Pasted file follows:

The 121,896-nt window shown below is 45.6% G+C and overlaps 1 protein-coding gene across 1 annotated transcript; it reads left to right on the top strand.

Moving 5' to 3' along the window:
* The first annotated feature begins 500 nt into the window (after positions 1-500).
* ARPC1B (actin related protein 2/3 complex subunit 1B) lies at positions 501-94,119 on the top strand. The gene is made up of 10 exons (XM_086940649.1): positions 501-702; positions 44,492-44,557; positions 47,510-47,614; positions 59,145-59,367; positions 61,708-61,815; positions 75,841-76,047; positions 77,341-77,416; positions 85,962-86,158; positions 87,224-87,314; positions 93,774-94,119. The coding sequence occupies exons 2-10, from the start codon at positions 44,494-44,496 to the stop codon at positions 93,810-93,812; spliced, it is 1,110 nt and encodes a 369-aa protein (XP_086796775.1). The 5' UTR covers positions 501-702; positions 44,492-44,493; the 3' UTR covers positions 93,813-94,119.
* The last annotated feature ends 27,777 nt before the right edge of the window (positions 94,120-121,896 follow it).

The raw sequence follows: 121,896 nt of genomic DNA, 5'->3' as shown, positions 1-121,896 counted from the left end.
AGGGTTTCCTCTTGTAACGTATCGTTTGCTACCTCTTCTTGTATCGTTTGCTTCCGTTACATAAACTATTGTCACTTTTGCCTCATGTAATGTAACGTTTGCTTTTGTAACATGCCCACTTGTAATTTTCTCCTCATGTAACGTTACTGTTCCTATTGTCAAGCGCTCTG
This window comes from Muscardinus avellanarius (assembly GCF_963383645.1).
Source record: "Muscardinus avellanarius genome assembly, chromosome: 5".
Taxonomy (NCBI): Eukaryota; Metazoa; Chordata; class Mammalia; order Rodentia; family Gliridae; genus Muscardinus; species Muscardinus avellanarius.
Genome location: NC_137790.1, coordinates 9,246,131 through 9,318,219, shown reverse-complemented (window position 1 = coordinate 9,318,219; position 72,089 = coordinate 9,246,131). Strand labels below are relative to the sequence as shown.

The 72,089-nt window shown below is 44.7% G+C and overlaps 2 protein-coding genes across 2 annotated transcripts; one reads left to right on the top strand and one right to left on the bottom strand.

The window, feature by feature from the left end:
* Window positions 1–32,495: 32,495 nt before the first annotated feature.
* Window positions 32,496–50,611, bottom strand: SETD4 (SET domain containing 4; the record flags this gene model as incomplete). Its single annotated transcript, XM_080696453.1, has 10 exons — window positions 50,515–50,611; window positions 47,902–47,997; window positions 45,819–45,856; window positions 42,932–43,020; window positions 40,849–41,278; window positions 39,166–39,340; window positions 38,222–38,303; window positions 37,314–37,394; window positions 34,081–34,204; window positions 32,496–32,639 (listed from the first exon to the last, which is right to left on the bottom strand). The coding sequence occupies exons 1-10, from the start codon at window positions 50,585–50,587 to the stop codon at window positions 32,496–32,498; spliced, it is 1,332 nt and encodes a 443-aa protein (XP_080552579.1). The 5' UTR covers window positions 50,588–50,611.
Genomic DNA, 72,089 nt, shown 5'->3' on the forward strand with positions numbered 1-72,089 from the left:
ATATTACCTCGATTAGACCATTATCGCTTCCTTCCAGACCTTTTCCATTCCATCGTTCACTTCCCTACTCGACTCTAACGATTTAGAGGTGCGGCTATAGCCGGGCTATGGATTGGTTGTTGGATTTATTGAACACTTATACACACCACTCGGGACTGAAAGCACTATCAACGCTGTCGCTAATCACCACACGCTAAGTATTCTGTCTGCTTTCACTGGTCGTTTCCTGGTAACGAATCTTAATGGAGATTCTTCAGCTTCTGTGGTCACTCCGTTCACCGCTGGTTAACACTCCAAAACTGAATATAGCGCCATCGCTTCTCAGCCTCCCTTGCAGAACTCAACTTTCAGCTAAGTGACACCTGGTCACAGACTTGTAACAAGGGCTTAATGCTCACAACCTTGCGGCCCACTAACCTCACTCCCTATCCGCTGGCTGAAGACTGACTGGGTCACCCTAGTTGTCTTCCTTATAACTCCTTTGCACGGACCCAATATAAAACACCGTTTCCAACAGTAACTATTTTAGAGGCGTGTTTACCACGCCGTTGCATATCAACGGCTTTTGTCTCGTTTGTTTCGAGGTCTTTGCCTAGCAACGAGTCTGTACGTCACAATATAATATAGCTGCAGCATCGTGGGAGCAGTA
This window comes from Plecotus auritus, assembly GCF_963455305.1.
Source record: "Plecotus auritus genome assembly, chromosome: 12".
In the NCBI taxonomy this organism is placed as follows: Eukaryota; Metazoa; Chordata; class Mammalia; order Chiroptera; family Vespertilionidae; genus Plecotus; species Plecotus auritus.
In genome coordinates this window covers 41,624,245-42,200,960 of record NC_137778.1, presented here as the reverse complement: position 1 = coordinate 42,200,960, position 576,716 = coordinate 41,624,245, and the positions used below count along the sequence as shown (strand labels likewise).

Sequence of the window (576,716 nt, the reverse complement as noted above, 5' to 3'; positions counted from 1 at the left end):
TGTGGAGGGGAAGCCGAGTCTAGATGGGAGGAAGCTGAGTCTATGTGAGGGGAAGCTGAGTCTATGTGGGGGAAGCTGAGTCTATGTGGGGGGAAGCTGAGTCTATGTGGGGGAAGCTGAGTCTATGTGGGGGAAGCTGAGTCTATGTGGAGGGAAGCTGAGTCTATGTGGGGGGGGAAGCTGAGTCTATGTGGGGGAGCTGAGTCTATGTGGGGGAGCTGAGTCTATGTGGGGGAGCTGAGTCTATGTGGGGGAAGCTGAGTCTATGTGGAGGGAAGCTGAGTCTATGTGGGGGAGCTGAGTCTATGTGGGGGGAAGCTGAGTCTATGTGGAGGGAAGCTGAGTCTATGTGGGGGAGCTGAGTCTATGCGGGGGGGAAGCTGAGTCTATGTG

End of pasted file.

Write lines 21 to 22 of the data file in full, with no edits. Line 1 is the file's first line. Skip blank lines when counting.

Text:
In genome coordinates this window covers 41,624,245-42,200,960 of record NC_137778.1, presented here as the reverse complement: position 1 = coordinate 42,200,960, position 576,716 = coordinate 41,624,245, and the positions used below count along the sequence as shown (strand labels likewise).

Sequence of the window (576,716 nt, the reverse complement as noted above, 5' to 3'; positions counted from 1 at the left end):